Q&A: Anthony Karen

© Anthony Karen

Anthony Karen is photojournalist living in New York. Anthony has served in the Marine Corps and worked many years in the personal protection industry. This year, Anthony has published his first book, The Invisible Empire: Ku Klux Klan.

Anthony Karen's website: www.anthonykaren.com

Priscilla Whitenight: What keeps you photographing, what motivates you?

Anthony Karen: It makes me happy. I think I might be consumed by it; it's all I think about. But it's more than just taking pictures for me, it's putting together a cohesive body of work and all the time and effort it took me to get to that point. It's also about people allowing me into their most private moments and accepting me along with a camera. It's a true gift and I feed off of it. What can be better than say, wandering around a remote region of Haiti and meeting a Vodou Priestess, who brings me to her temple? Before you know it, I'm sharing a meal with all of them, learning their rituals and seeing something that very few outsiders will ever see and even though you don't understand each other's language, the time just flows and you have an amazing experience.

I've had plenty of moments that unmotivated me, but in the end, I try to remember that I don't do this for anybody else but me, and right after I take my first shot, it all falls right back into place and I'm refreshed. I can't deal with the 9-5 world; I crave the edge, learning about other cultures, what makes people tick and yes, sometimes being in a dangerous situation. The people I photograph that are in the Klan all have jobs that they possibly could lose due to their beliefs, but they trust me into their homes and let me photograph their most sacred rituals. Anybody can Google my name and see how often I visit places like Haiti, and yet most Klan organizations welcome me without any restrictions. When I get home and look back at what I shot, I have to force myself to step back, and I'm like holy crap, I can't believe it. All of these things make up the forces that drive me.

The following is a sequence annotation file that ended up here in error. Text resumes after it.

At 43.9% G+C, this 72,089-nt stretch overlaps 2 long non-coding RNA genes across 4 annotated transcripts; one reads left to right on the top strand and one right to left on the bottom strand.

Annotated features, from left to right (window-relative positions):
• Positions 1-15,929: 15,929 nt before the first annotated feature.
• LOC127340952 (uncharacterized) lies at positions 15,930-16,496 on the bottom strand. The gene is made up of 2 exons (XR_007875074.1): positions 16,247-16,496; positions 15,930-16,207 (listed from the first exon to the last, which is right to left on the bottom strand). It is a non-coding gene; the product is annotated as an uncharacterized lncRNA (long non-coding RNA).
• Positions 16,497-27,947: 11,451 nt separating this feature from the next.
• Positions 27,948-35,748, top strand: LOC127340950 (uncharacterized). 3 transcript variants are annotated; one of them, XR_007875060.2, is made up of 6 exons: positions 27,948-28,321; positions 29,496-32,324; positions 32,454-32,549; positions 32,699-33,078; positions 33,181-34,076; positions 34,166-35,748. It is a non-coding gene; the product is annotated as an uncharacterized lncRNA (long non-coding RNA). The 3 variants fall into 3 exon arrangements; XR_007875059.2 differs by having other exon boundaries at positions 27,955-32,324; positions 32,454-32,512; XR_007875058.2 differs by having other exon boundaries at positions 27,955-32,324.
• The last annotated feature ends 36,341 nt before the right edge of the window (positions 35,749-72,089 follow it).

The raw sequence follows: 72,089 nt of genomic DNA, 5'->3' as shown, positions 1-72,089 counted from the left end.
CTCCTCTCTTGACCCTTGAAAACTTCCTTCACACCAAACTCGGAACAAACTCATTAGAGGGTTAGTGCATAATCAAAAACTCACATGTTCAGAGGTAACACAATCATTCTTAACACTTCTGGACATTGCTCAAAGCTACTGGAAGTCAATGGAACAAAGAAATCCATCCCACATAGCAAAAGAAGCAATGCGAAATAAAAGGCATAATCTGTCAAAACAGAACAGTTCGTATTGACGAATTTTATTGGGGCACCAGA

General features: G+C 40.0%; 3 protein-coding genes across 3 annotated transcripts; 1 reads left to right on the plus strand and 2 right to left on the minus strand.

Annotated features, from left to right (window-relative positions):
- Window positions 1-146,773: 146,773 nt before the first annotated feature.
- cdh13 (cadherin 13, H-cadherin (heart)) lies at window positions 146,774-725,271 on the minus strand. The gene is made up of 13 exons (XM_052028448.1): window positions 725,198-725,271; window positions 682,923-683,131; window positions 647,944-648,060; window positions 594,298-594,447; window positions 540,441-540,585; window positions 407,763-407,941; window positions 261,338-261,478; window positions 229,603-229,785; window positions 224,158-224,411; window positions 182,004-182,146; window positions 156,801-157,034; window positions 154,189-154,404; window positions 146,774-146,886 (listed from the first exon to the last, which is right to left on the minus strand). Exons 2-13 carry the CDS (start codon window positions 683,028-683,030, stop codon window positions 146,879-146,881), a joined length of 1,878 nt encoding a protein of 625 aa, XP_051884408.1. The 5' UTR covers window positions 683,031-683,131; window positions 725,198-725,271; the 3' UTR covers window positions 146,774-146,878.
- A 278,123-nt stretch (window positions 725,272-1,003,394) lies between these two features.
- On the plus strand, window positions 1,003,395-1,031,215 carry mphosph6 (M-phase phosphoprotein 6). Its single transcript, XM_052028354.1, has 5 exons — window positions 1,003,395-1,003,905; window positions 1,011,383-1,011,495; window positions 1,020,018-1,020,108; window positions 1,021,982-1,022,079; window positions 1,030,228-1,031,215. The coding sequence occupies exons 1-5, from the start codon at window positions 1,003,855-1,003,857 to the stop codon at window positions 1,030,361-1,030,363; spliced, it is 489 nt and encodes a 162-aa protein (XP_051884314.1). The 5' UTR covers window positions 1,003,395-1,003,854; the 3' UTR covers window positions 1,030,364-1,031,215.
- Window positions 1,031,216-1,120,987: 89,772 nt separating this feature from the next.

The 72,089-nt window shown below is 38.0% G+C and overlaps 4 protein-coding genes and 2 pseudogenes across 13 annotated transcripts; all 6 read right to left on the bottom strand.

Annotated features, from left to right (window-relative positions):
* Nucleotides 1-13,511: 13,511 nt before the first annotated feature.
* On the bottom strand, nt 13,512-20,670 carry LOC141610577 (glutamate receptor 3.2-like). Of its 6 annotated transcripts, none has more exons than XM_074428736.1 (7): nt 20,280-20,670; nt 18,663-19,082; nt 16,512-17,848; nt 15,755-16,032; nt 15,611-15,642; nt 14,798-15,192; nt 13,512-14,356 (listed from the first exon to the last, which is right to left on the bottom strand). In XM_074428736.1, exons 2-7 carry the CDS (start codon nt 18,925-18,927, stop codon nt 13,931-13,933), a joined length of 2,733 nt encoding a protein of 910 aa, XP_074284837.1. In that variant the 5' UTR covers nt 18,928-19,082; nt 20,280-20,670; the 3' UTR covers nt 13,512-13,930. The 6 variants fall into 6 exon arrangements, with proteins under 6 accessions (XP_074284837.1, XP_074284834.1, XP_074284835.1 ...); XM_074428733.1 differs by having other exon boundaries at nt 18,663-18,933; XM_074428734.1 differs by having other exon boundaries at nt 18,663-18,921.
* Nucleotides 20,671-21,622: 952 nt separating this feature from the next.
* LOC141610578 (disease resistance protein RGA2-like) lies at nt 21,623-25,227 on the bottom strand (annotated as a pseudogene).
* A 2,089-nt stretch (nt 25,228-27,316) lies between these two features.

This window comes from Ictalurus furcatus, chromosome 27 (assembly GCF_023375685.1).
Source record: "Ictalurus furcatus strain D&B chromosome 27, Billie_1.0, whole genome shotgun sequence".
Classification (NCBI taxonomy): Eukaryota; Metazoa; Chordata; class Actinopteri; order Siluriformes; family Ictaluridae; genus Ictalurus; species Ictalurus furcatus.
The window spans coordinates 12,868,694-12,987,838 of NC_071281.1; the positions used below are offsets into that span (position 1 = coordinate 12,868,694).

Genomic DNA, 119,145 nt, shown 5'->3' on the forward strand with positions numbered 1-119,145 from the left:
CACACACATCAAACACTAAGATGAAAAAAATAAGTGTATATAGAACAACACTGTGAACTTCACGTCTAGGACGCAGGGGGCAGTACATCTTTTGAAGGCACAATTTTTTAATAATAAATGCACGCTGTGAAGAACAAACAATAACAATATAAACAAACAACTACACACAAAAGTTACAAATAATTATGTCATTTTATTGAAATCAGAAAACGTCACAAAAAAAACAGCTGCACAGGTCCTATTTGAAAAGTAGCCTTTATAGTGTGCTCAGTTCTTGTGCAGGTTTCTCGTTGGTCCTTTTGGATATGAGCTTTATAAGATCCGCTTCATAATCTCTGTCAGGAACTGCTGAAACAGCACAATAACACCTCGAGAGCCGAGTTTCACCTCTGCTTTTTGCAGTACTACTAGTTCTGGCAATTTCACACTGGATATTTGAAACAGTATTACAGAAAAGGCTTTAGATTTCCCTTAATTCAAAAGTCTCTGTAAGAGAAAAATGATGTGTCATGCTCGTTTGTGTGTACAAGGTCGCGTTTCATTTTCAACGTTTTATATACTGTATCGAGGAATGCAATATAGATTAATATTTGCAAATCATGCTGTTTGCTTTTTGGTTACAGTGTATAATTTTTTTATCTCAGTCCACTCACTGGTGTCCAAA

© Anthony Karen

Priscilla Whitenight: How important is an artist statement with your work? Do you think your photographs should speak for themselves?

Anthony Karen: It definitely has it advantages with certain stories. It introduces you to the project and gives you insight to a situation you may know little about. I took an image of a little boy being chased by his mother a few days ago, without a caption it's just as it sounds, but then you start to read and you find out that the boy and his mother had a concession stand and they were selling food that they hand made. That rice crispy treat in the boys hand had an "88" written on it, the "88" is a code used in the White Nationalist circles to signify the eighth letter of the alphabet -- "H" - HH, Heil Hitler. And his mother was chasing him around during a neo-Nazi gathering.

Not every image will speak for itself, some require text. A simple portrait can be taken to new levels after understanding the story behind it. Not every project can consist of killer shot exclusively, you may need some loose ones to pull it all together and those may require additional information. With that, you have to try and distance yourself from the moment you were in when editing. Just because that moment you took that image was incredible or life changing, doesn't mean it will make a great photo. We all tend to have a hard time letting go of the images we love, but sometimes they simply just don't work, with or without text.

Priscilla Whitenight: What is it about the black and white image quality that you're drawn too?